RICK SANTORUM: We're talking about the Tenth Amendment and the right of (INAUDIBLE).

STEPHANOPOULOS: But I do want to get that core question. Governor Romney, do you believe that states have the right to ban contraception? Or is that trumped by a constitutional right to privacy?

MITT ROMNEY: George, this is an unusual topic that you're raising. States have a right to ban contraception? I can't imagine a state banning contraception. I can't imagine the circumstances where a state would want to do so, and if I were governor of a state-

STEPHANOPOULOS: Well, the Supreme Court had ruled on that ... (INAUDIBLE)

ROMNEY: -or a legislator of a state, I would totally and completely oppose any effort to ban contraception. So you're asking, given the fact that there's no state that wants to do so, and I don't know of any candidate that wants to do so. You're asking: Could it constitutionally be done? We can ask our constitutionlist here. (AUDIENCE LAUGHS AS ROMNEY TURNS TO RON PAUL)

STEPHANOPOULOS: I'm sure Congressman Paul ... (INAUDIBLE) ... but I'm asking you: Do states have that right or not?

ROMNEY: George, I don't know whether the states have a right to ban contraception. No state wants to. I mean, the idea of you putting forward things that states might want to do that no state wants to do and asking me whether they could do it or not, is kind of a silly thing I think. (AUDIENCE APPLAUSE)

STEPHANOPOULOS: Hold on a second. Governor, you went to Harvard Law School. You know very well this is based on-

ROMNEY: Has the Supreme Court, has the Supreme Court decided that the states do not have the right to provide contraception?

STEPHANOPOULOS: Yes, they have, in 1965, Griswald v. Connecticut.

ROMNEY: I believe in the, that the law of the land is as spoken by the Supreme Court, and that if we disagree with the Supreme Court - and occasionally I do - then we have a process under the Constitution to change that decision, and it's known as the amendment process, and where we have - for instance, right now, we're having issues that relate to same-sex marriage. My view is we should have a Federal amendment to the Constitution defining marriage as a relationship between a man and a woman. But I know of no reason to talk about contraceptions...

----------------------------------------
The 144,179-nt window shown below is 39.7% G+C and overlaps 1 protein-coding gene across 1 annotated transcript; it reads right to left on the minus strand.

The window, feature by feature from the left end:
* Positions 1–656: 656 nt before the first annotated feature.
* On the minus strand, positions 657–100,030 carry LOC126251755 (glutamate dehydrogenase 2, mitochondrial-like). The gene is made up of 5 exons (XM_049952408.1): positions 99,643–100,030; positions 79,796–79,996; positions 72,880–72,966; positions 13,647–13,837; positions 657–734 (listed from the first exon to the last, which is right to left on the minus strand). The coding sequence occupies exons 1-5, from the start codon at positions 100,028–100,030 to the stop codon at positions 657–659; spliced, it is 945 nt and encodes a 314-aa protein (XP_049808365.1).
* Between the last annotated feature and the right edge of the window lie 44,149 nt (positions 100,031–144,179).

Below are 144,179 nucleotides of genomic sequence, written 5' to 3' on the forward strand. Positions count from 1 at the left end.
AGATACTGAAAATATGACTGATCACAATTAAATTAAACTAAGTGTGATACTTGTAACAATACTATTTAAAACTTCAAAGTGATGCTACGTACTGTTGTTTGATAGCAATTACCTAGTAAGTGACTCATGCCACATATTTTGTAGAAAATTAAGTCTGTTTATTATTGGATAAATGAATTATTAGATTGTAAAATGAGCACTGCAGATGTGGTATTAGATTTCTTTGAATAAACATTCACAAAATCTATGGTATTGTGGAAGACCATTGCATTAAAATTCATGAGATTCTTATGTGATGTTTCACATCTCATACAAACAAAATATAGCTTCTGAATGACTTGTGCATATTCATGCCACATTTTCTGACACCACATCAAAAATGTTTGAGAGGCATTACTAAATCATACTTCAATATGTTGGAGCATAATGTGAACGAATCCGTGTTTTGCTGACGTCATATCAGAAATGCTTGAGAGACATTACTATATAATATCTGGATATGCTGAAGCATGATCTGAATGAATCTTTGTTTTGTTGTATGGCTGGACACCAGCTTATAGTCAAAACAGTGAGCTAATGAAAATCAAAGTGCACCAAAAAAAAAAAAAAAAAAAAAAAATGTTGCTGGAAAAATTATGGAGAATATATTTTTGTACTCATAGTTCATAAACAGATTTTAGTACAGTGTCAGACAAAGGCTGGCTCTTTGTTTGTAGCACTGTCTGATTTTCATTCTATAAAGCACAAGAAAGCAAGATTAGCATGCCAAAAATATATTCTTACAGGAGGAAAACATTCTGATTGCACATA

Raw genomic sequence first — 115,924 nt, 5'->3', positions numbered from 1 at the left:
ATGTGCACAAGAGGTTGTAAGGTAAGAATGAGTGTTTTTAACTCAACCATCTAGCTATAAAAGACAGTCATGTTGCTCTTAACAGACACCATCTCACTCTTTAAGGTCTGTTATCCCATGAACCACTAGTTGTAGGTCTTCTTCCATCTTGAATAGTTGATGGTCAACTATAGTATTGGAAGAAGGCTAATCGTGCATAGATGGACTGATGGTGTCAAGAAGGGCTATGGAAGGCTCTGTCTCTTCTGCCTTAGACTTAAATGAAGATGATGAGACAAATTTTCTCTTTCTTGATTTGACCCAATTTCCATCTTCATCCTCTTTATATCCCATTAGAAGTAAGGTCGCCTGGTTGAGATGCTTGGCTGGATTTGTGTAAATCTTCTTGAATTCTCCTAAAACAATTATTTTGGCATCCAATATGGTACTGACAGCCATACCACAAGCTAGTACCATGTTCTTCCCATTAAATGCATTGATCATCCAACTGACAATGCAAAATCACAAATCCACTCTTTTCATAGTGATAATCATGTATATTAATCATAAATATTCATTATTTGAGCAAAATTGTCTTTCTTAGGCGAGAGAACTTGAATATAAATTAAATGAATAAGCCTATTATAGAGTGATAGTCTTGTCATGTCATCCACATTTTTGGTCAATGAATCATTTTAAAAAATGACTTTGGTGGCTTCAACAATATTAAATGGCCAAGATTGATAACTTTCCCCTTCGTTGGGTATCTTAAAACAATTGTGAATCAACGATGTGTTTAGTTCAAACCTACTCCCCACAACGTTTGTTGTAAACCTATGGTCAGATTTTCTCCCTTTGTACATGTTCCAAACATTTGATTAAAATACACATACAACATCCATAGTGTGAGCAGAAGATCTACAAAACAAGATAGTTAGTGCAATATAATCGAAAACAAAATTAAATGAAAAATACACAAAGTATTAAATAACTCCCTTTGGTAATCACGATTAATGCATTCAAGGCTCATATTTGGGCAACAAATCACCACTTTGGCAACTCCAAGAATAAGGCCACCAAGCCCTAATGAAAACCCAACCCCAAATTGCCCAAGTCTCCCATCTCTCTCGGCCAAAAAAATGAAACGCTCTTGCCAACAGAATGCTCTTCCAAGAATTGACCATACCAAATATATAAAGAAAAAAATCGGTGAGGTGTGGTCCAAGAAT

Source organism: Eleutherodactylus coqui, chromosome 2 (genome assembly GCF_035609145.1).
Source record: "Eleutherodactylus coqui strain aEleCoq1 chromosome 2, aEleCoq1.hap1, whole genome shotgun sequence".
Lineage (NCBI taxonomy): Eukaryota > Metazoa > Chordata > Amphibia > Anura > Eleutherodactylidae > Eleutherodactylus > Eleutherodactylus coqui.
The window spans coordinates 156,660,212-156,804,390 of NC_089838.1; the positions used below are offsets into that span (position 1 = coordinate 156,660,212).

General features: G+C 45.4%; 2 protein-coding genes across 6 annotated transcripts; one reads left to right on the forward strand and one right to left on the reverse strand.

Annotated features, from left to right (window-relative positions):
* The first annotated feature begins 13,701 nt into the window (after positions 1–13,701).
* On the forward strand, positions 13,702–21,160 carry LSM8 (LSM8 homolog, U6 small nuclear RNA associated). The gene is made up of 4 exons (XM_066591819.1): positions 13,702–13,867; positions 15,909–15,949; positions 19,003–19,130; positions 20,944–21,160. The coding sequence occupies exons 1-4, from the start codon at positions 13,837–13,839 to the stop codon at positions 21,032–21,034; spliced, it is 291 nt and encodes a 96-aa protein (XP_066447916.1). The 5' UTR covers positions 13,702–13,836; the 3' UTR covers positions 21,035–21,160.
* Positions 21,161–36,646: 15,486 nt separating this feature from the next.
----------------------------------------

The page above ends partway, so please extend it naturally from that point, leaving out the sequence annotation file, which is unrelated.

STEPHANOPOULOS: Would you accept the Supreme Court decision finding a right to privacy in the Constitution?

ROMNEY: I don't believe they decided that correctly. In my view, Roe v. Wade was improperly decided. It was based upon that same principle. And, in my view, if we had justices like Roberts and Alito, Thomas and Scalia, and more justices like that, they might well decide to return this issue to states as opposed to saying it's in the Federal Constitution. And, by the way, if the people say it should be in the Federal Constitution, then instead of having unelected judges stuff it in there when it's not there, we should allow the people to express their own views through amendment and add it to the Constitution. But this idea that justices-

STEPHANOPOULOS: Should that be done in this case?

ROMNEY: Pardon?

STEPHANOPOULOS: Should that be done in this case?

ROMNEY: Should this be done in this case to allow states to ban contraception? No. States don't want to ban contraception, so why would we try to put it in the Constitution? With regards to gay marriage, I've told you that's when I would amend the Constitution. Contraception, it's working just fine. Just leave it alone.

STEPHANOPOULOS: I understand that, but you're still, you've given two answers to the question. Do you believe that the Supreme Court should overturn it or not?
 
ROMNEY: Do I believe the Supreme Court should overturn, do I believe the Supreme Court should overturn Roe v. Wade? Yes, I do.